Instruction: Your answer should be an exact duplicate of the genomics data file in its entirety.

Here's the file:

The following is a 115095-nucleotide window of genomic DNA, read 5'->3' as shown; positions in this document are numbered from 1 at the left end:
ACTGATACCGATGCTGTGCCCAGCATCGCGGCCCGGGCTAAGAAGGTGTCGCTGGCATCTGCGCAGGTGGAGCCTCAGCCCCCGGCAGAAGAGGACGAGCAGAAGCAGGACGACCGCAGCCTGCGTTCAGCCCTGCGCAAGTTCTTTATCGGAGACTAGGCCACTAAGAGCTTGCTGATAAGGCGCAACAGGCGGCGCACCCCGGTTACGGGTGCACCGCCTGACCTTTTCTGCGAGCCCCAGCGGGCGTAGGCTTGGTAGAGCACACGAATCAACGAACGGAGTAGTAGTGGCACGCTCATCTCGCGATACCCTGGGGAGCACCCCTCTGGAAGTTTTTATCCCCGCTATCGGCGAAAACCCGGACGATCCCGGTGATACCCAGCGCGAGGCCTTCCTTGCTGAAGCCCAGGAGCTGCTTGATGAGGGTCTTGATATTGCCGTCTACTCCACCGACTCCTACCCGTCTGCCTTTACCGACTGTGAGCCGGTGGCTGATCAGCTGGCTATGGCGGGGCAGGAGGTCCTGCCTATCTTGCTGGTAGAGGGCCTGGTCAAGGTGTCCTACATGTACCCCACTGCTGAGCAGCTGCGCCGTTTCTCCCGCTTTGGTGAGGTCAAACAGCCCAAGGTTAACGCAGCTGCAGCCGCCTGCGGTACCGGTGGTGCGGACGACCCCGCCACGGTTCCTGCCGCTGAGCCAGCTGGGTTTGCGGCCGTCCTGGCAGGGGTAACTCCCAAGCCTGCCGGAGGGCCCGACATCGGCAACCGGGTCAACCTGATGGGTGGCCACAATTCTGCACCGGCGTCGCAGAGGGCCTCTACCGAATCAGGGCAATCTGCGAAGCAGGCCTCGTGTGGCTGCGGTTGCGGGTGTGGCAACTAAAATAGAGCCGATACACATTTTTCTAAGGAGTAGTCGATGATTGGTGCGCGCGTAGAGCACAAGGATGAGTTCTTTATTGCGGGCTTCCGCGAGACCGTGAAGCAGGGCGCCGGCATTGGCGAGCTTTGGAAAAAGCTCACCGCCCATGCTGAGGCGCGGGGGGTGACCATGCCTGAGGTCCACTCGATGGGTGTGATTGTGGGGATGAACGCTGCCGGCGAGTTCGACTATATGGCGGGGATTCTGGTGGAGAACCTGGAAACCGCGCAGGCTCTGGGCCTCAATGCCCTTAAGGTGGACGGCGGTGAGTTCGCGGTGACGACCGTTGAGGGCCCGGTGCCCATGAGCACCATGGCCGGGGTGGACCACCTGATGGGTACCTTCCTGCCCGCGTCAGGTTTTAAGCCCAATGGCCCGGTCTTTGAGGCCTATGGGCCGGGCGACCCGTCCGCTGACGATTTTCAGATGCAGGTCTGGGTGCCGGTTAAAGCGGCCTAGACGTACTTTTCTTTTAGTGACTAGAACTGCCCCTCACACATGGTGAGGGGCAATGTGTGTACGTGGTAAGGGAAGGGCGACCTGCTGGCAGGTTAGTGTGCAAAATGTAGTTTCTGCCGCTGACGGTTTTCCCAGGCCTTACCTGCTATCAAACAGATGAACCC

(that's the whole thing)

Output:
The following is a 115095-nucleotide window of genomic DNA, read 5'->3' as shown; positions in this document are numbered from 1 at the left end:
ACTGATACCGATGCTGTGCCCAGCATCGCGGCCCGGGCTAAGAAGGTGTCGCTGGCATCTGCGCAGGTGGAGCCTCAGCCCCCGGCAGAAGAGGACGAGCAGAAGCAGGACGACCGCAGCCTGCGTTCAGCCCTGCGCAAGTTCTTTATCGGAGACTAGGCCACTAAGAGCTTGCTGATAAGGCGCAACAGGCGGCGCACCCCGGTTACGGGTGCACCGCCTGACCTTTTCTGCGAGCCCCAGCGGGCGTAGGCTTGGTAGAGCACACGAATCAACGAACGGAGTAGTAGTGGCACGCTCATCTCGCGATACCCTGGGGAGCACCCCTCTGGAAGTTTTTATCCCCGCTATCGGCGAAAACCCGGACGATCCCGGTGATACCCAGCGCGAGGCCTTCCTTGCTGAAGCCCAGGAGCTGCTTGATGAGGGTCTTGATATTGCCGTCTACTCCACCGACTCCTACCCGTCTGCCTTTACCGACTGTGAGCCGGTGGCTGATCAGCTGGCTATGGCGGGGCAGGAGGTCCTGCCTATCTTGCTGGTAGAGGGCCTGGTCAAGGTGTCCTACATGTACCCCACTGCTGAGCAGCTGCGCCGTTTCTCCCGCTTTGGTGAGGTCAAACAGCCCAAGGTTAACGCAGCTGCAGCCGCCTGCGGTACCGGTGGTGCGGACGACCCCGCCACGGTTCCTGCCGCTGAGCCAGCTGGGTTTGCGGCCGTCCTGGCAGGGGTAACTCCCAAGCCTGCCGGAGGGCCCGACATCGGCAACCGGGTCAACCTGATGGGTGGCCACAATTCTGCACCGGCGTCGCAGAGGGCCTCTACCGAATCAGGGCAATCTGCGAAGCAGGCCTCGTGTGGCTGCGGTTGCGGGTGTGGCAACTAAAATAGAGCCGATACACATTTTTCTAAGGAGTAGTCGATGATTGGTGCGCGCGTAGAGCACAAGGATGAGTTCTTTATTGCGGGCTTCCGCGAGACCGTGAAGCAGGGCGCCGGCATTGGCGAGCTTTGGAAAAAGCTCACCGCCCATGCTGAGGCGCGGGGGGTGACCATGCCTGAGGTCCACTCGATGGGTGTGATTGTGGGGATGAACGCTGCCGGCGAGTTCGACTATATGGCGGGGATTCTGGTGGAGAACCTGGAAACCGCGCAGGCTCTGGGCCTCAATGCCCTTAAGGTGGACGGCGGTGAGTTCGCGGTGACGACCGTTGAGGGCCCGGTGCCCATGAGCACCATGGCCGGGGTGGACCACCTGATGGGTACCTTCCTGCCCGCGTCAGGTTTTAAGCCCAATGGCCCGGTCTTTGAGGCCTATGGGCCGGGCGACCCGTCCGCTGACGATTTTCAGATGCAGGTCTGGGTGCCGGTTAAAGCGGCCTAGACGTACTTTTCTTTTAGTGACTAGAACTGCCCCTCACACATGGTGAGGGGCAATGTGTGTACGTGGTAAGGGAAGGGCGACCTGCTGGCAGGTTAGTGTGCAAAATGTAGTTTCTGCCGCTGACGGTTTTCCCAGGCCTTACCTGCTATCAAACAGATGAACCC